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Friday, November 30, 2012

Quick Reviews - Seeing Red

I had a three hour drive today and that means I have three quick album mini-reviews. 1) Toby Keith "Hope On the Rocks" -- when Toby stays away from his bombastic jingoism, he can be really clever and good. This album is really clever and good. Really a strong effort from Toby. 2) Lady Antebellum "On This Winter's Night" -- if elevator music gets your blood pumping, then this one's for you. Somehow Lady A makes Christmas uninspiring. 3) Taylor Swift "Red" -- this is what you'd expect from Taylor; good production and strong writing. In 16 songs Taylor gets dumped and/or breaks up 15 times, with the final song having her on the rebound (after, assumingly, getting dumped and/or breaking up). (Hey, Taylor, maybe -- ummmmm -- the problem is *you*???) The album is heavy pop production that is marketed as country but makes Adele sound like Tammy Wynette. Some of the stuff is unpoppish enough to be considered kinda country (if you squint your ears enough); it's not a bad album, just not a country album. How does something like this get marketed as country? Oh, yeah, her label is Big Machine, run by the country music antichrist, Scott Borchetta.

Wednesday, October 10, 2012

EDIT: NOT THE End of An Era

UPDATES: See updates below....

For about eight years I have been hosting the Goodtime Country Radio Show on HomeGrownRadioNJ.com, and for three or four years before that the show was on over-the-air WNTI out of Hackettstown, N.J. It is with a lot of sadness that I must report the Goodtime Country Radio Show will be leaving the air after the show on October 31.

HomeGrownRadioNJ is growing and reaching out, and part of that growth is moving from the quaint studio in Marksboro, N.J. (a mere nine miles from my house on local roads) to Boonton, N.J. Boonton is about 35 miles away and requires a drive on I-80 to get there -- a not pleasant prospect during the morning rush hour. Given the distance, the added costs in gas and the strain it will put on my real job to be out an extra hour each day I do a show, the time has come to wish HGRNJ the best, and to part ways. Good luck to founder Todd Mills and the rest of the gang as they enter a new chapter.

UPDATE: The outpouring of support for the show has been overwhelming. I have proposed to HGRNJ to keep it on the air as a twice-a-month show, probably on a different day. Stay tuned.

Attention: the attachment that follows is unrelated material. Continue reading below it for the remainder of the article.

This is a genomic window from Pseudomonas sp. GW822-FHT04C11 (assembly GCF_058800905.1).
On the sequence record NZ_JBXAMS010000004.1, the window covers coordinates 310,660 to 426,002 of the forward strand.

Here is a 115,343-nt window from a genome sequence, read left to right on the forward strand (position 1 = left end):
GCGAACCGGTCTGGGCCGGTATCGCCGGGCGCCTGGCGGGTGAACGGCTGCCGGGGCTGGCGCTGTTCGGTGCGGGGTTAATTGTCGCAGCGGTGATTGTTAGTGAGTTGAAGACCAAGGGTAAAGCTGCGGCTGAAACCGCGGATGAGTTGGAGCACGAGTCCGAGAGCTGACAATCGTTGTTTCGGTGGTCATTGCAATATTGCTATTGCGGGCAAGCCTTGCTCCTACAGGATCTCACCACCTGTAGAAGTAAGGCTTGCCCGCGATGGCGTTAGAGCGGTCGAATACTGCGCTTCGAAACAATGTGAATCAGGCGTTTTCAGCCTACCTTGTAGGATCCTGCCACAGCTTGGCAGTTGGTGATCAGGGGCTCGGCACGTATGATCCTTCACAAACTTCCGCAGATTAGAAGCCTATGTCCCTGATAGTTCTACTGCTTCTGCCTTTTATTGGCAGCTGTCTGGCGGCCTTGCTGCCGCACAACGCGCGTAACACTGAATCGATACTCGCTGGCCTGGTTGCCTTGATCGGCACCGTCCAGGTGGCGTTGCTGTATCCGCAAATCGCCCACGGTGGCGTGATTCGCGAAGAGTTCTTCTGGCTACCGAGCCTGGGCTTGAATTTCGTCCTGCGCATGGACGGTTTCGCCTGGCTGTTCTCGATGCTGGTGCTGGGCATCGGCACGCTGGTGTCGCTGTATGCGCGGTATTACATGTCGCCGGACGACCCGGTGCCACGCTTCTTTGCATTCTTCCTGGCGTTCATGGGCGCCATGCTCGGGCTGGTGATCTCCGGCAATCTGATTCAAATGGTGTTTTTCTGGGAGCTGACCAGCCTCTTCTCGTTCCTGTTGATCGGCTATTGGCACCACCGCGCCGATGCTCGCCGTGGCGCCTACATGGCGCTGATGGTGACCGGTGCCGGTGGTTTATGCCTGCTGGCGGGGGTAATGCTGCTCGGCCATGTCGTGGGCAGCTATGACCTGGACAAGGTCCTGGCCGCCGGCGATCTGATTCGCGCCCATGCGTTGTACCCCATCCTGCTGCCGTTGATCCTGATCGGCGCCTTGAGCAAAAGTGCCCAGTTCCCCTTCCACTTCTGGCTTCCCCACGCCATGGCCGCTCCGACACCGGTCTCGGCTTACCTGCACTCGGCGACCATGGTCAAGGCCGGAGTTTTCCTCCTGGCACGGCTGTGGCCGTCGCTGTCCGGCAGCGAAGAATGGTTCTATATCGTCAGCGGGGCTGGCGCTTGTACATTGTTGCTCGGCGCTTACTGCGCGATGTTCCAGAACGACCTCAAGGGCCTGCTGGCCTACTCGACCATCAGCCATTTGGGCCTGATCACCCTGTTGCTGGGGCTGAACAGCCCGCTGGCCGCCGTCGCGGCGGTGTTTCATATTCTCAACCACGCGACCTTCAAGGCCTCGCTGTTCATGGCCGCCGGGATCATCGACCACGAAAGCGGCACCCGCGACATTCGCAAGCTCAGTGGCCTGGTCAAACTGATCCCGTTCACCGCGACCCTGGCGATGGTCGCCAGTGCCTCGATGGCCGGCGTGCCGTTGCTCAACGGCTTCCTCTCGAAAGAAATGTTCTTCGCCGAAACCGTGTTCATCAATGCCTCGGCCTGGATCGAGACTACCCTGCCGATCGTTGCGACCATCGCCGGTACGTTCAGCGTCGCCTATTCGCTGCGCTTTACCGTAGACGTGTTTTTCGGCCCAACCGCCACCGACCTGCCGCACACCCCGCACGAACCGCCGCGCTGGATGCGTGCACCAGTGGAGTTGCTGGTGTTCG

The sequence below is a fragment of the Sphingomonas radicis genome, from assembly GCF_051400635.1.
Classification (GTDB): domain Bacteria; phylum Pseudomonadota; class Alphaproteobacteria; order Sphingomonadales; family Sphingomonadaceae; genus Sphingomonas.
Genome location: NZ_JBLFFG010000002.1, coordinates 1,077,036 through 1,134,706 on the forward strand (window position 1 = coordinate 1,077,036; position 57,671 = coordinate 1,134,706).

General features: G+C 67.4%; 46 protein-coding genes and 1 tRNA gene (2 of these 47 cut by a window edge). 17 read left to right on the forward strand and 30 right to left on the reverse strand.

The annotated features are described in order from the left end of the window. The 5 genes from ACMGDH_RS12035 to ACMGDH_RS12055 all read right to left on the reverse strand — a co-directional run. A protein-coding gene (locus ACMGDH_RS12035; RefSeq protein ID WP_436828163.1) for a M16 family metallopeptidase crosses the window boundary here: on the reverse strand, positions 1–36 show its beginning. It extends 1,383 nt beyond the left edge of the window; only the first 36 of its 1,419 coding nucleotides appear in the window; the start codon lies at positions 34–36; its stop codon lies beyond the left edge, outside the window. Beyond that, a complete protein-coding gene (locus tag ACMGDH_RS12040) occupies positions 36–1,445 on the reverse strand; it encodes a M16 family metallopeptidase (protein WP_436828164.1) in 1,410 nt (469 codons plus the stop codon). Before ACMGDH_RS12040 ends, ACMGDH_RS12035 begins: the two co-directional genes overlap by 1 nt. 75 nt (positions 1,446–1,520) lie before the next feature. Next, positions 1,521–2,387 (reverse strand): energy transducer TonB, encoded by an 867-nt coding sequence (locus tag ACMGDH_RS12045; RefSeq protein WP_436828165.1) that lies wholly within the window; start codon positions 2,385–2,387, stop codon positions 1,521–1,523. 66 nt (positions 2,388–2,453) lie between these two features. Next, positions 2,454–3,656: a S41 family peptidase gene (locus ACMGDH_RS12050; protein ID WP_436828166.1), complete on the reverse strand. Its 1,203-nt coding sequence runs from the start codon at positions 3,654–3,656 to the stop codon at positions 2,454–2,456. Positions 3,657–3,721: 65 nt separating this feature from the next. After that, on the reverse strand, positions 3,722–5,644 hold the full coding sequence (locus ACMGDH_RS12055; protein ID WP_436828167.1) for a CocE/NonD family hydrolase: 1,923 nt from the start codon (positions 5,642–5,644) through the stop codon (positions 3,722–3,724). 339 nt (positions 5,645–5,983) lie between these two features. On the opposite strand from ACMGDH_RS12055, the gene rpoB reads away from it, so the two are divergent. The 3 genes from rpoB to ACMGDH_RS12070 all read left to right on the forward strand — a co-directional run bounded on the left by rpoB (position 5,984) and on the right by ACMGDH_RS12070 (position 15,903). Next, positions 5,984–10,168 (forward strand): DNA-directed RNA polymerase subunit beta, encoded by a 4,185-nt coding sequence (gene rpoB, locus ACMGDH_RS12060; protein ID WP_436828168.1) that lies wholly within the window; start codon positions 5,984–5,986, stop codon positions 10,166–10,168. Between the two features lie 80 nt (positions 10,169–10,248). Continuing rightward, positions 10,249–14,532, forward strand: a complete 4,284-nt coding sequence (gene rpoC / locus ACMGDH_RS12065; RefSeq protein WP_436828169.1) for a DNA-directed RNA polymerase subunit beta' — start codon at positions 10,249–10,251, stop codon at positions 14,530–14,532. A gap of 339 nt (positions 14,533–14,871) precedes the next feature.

UPDATE #2: We will be moving with HGRNJ to the new studio, with a few changes. First, we're moving to Thursday afternoon, 1:00-4:00 p.m. ET. Second, we'll be scheduled for the 1st, 3rd and 4th Thursdays only; Jeff Saltzman will be "Sittin' In" with his show on the 2nd and 5th (when there is one) Thursdays, and filling in when required. Thanks for your support!

Meanwhile, the Goodtime Country Radio Show inspired me to start Goodtime Country Radio, a Live365 station broadcasting over the internet. GCR has been little more than a jukebox of my favorite songs broadcasting to the world, but now I'm putting some serious effort into making it a more real station. Over the past week I've added a scheduler, scheduled themed shows and more. If you like the music mix I had on the Goodtime Country Radio Show, then you'll probably enjoy Goodtime Country Radio.

So far on Goodtime Country Radio I've added shows that showcase recent Americana artists, Red Dirt artists, a show devoted exclusively to members of the Country Music Hall of Fame, gospel songs for Sunday and a classic country show for Saturday night. Still to come will be a weekly hour of train songs, sets of tunes from the Highwaymen (Willie, Waylon, Cash and Kris) every few hours, and live tracks every few hours. Of course, almost every hour leads off with a Johnny Cash song. Somewhere down the road I may do a live show just like I did for HGRNJ a couple of times a week on GCR.

I hope you tune in to the improved Goodtime Country Radio. You can use the link in the player at the above right. And you can check out the last ten songs that have played on the station by clicking on the tab in the menu bar at the top of the page. As always, your input is welcomed!

Friday, September 28, 2012

New Old Home For the Blog

We're transiting from a Wordpress blog to Blogger.com. We had an old Blogger account from 2009 already set up, so we're dusting that off. New content will be on the way soon!

Friday, April 10, 2009